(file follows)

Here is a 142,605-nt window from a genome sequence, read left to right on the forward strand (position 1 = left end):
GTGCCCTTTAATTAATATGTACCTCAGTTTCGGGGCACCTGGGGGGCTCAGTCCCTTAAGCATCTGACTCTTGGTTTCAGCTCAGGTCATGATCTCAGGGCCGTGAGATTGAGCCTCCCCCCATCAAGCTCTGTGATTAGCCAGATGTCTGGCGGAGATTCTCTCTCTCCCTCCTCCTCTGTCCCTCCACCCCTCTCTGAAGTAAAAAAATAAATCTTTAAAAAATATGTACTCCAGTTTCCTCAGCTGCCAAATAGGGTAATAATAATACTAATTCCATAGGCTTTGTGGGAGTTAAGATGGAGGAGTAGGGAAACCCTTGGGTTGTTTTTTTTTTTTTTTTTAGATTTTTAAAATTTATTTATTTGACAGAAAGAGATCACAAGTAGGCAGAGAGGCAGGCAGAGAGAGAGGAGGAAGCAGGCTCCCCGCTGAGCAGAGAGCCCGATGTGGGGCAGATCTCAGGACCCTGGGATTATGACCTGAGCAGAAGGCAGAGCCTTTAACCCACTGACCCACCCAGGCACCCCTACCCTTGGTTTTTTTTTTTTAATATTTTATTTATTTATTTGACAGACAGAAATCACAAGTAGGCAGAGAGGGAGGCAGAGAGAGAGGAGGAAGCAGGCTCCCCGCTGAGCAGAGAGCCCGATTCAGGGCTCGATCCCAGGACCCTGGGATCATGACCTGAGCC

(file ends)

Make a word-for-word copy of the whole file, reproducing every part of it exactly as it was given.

Here is a 142,605-nt window from a genome sequence, read left to right on the forward strand (position 1 = left end):
GTGCCCTTTAATTAATATGTACCTCAGTTTCGGGGCACCTGGGGGGCTCAGTCCCTTAAGCATCTGACTCTTGGTTTCAGCTCAGGTCATGATCTCAGGGCCGTGAGATTGAGCCTCCCCCCATCAAGCTCTGTGATTAGCCAGATGTCTGGCGGAGATTCTCTCTCTCCCTCCTCCTCTGTCCCTCCACCCCTCTCTGAAGTAAAAAAATAAATCTTTAAAAAATATGTACTCCAGTTTCCTCAGCTGCCAAATAGGGTAATAATAATACTAATTCCATAGGCTTTGTGGGAGTTAAGATGGAGGAGTAGGGAAACCCTTGGGTTGTTTTTTTTTTTTTTTTTAGATTTTTAAAATTTATTTATTTGACAGAAAGAGATCACAAGTAGGCAGAGAGGCAGGCAGAGAGAGAGGAGGAAGCAGGCTCCCCGCTGAGCAGAGAGCCCGATGTGGGGCAGATCTCAGGACCCTGGGATTATGACCTGAGCAGAAGGCAGAGCCTTTAACCCACTGACCCACCCAGGCACCCCTACCCTTGGTTTTTTTTTTTTAATATTTTATTTATTTATTTGACAGACAGAAATCACAAGTAGGCAGAGAGGGAGGCAGAGAGAGAGGAGGAAGCAGGCTCCCCGCTGAGCAGAGAGCCCGATTCAGGGCTCGATCCCAGGACCCTGGGATCATGACCTGAGCC